Katrina looked at Edward with an extra intensity. With a twinkle in her eye, she added, “That goes for me too.”
Charlie laughed. “Now that’s an even better compliment!”
Edward could only smile his initial embarrassment and reply, “I’m indebted to both of you.”
Katrina touched his arm. “I wouldn’t think of it as a debt.”
“I would,” Charlie immediately noted. “And I’m charging interest. Whoo… boy! The power of compound interest! Man, you owe me big!”
Edward was totally serious. “Actually, I would have to agree with you. I can’t believe we haven’t had some experience with one another… or else our electrons are vibrating in harmony… or something.”
Katrina took her own tack. “I think I’d prefer to forgive all debts and just begin again. It’s better that way.”
“That’s very wise,” Edward said, “provided of course that the old debts are truly forgiven.”
Katrina took a long look at Edward’s pointed remark. “Now why does that make me sad?”
“Maybe,” Charlie replied, “because you’re thinking only of the old debts, the history, and not the next beginning.”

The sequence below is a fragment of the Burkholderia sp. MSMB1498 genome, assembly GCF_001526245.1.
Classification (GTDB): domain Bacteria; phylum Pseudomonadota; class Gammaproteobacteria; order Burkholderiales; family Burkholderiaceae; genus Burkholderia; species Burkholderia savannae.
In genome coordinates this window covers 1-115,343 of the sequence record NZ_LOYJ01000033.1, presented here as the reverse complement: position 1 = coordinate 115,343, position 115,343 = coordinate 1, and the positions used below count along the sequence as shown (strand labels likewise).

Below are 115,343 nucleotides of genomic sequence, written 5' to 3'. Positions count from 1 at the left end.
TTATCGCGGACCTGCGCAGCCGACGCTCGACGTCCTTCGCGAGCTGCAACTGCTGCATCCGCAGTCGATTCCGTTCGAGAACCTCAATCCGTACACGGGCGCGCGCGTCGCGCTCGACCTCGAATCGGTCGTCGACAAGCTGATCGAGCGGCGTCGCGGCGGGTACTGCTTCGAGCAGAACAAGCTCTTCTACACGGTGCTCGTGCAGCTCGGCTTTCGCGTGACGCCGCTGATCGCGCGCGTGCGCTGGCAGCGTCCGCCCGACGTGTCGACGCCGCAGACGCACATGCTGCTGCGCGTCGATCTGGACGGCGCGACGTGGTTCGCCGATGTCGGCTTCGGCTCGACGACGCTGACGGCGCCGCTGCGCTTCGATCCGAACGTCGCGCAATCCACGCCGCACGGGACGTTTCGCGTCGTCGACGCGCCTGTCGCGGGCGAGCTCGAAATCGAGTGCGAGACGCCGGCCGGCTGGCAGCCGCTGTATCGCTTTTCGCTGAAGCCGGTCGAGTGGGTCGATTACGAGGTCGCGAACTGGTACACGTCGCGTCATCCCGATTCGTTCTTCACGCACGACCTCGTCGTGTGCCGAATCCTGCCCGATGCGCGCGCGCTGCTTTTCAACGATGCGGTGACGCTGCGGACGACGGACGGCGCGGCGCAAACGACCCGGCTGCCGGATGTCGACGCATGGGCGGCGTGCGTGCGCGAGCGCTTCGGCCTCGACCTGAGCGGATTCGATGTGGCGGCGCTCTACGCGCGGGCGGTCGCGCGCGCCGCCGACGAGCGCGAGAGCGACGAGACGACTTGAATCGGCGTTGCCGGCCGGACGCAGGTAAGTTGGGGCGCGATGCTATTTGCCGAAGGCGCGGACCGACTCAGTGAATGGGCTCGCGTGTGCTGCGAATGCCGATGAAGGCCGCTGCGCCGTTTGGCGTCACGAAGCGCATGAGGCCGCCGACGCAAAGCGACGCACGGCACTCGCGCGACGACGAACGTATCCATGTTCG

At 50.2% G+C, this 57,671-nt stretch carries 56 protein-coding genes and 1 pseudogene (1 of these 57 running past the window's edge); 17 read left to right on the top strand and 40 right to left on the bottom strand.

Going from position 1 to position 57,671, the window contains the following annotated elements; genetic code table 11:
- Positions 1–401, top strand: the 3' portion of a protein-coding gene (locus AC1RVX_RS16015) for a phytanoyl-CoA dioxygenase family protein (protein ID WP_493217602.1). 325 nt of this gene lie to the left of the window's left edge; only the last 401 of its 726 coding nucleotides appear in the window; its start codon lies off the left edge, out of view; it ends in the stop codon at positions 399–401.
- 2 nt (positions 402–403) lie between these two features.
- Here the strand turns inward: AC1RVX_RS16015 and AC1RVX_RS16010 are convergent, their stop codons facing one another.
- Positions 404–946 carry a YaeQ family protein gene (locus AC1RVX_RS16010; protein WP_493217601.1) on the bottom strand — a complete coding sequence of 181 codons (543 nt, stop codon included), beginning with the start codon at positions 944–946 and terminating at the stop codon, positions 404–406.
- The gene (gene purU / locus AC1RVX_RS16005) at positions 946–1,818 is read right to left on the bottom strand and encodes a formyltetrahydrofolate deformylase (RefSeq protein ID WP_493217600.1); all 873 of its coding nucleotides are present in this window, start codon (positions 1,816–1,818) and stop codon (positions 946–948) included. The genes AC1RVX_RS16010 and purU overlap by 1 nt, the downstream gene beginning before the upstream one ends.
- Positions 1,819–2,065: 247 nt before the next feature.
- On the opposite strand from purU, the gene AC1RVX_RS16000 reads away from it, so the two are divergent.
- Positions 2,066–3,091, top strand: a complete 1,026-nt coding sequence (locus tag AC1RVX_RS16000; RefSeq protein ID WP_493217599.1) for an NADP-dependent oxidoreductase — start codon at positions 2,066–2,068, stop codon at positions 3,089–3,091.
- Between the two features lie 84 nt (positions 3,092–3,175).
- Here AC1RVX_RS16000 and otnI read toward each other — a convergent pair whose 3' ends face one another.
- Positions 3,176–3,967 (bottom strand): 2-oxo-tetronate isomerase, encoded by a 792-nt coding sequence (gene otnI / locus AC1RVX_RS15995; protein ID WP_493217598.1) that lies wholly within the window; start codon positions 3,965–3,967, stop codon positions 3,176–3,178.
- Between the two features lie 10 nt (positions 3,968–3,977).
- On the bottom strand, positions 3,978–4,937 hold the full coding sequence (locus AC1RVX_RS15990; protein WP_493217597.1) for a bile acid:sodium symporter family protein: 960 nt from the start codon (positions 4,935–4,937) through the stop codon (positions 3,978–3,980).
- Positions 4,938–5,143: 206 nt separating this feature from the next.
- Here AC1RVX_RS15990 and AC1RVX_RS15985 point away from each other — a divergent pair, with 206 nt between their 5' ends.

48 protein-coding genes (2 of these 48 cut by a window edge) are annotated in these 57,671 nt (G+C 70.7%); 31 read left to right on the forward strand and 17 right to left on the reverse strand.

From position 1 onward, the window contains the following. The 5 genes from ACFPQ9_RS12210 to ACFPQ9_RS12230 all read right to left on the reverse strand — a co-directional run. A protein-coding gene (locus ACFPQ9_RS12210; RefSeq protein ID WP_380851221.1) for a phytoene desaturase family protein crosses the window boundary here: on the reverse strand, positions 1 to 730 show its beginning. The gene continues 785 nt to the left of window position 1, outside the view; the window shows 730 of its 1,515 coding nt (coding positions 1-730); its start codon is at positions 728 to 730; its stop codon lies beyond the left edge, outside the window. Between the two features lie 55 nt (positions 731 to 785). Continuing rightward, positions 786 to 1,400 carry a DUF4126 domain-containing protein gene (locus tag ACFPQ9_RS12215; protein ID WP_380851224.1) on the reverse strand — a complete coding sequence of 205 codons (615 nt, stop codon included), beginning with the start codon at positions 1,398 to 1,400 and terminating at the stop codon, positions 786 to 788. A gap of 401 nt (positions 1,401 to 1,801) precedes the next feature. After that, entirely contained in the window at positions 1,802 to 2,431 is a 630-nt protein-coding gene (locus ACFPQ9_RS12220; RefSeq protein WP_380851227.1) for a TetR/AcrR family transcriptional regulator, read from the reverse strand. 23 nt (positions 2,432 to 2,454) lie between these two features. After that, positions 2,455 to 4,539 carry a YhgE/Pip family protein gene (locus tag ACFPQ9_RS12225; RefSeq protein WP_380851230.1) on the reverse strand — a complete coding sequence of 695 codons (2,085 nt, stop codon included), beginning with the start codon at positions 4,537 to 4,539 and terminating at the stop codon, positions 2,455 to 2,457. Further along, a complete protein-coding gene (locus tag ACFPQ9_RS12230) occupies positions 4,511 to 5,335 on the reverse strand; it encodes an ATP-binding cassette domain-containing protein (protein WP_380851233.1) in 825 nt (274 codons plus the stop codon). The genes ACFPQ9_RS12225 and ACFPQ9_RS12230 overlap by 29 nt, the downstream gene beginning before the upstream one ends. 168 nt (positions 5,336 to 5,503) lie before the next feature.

Katrina, with just a hint of a tear in her eyes, turned from her concentration on Edward to look at Charlie. Both men kept their full attention on Katrina, as she turned back to Edward and then lowered her eyes and took a deep breath.
In the courtroom that morning, with everyone taking the seats after the judge’s grand entrance, Pence and Matson had continued to stand. Sophing was at first surprised, but then attempted to get them to sit down. When they ignored him, and Starling finally noticed them, albeit with a raised eyebrow, Pence said, “Your Honor, Mr. Matson and I would like to testify on our own behalf.”
There was a momentary hush in the courtroom, as Sophing, Howell and Starling showed varying degrees of surprise. Sophing was the first to gather his wits, and stood up to state unequivocally, “Your Honor, this is contrary to my advice as counsel and I respectfully...”
Howell was already standing, when he asked, “Your Honor, may we approach the bench?”
Starling frowned heavily. “Both counsels and the defendants in my chambers. Now! Bailiff, take the jury out.”
In the juror’s holding room at the Denver Federal Courthouse, the jurors abruptly left to their own devices were milling about, only a few bothering to take a seat. Most had pretty much had their fill of sitting… standing was blissfully the better alternative. This unexpected diversion was an unexpected seventh inning stretch.
Veer found himself leaning against the wall next to the door, watching the others. Several of the jurors made eye contact, but no one said anything. Finally, Edward smiled, turned, and leaned against the table in the center of the room. To himself, he mused, “Interesting. Verrrry interesting.”